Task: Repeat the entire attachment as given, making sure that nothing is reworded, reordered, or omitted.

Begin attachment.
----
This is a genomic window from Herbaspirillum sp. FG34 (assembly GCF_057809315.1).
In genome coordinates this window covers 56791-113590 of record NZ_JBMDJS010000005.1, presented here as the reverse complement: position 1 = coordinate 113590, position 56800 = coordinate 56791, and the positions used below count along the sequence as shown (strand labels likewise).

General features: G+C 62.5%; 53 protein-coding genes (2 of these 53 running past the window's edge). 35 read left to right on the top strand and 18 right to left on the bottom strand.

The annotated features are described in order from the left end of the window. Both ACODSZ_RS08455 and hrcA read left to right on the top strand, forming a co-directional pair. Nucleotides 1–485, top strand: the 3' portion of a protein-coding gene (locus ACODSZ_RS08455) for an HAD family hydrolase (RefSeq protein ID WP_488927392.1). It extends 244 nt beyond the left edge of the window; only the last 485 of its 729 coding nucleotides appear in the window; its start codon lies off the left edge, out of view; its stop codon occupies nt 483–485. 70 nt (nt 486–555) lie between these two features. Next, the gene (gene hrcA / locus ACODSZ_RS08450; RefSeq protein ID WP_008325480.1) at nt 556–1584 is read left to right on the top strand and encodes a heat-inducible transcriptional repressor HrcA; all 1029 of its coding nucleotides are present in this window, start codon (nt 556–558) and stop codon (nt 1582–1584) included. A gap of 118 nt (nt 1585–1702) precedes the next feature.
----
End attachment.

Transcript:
This is a genomic window from Herbaspirillum sp. FG34 (assembly GCF_057809315.1).
In genome coordinates this window covers 56791-113590 of record NZ_JBMDJS010000005.1, presented here as the reverse complement: position 1 = coordinate 113590, position 56800 = coordinate 56791, and the positions used below count along the sequence as shown (strand labels likewise).

General features: G+C 62.5%; 53 protein-coding genes (2 of these 53 running past the window's edge). 35 read left to right on the top strand and 18 right to left on the bottom strand.

The annotated features are described in order from the left end of the window. Both ACODSZ_RS08455 and hrcA read left to right on the top strand, forming a co-directional pair. Nucleotides 1–485, top strand: the 3' portion of a protein-coding gene (locus ACODSZ_RS08455) for an HAD family hydrolase (RefSeq protein ID WP_488927392.1). It extends 244 nt beyond the left edge of the window; only the last 485 of its 729 coding nucleotides appear in the window; its start codon lies off the left edge, out of view; its stop codon occupies nt 483–485. 70 nt (nt 486–555) lie between these two features. Next, the gene (gene hrcA / locus ACODSZ_RS08450; RefSeq protein ID WP_008325480.1) at nt 556–1584 is read left to right on the top strand and encodes a heat-inducible transcriptional repressor HrcA; all 1029 of its coding nucleotides are present in this window, start codon (nt 556–558) and stop codon (nt 1582–1584) included. A gap of 118 nt (nt 1585–1702) precedes the next feature.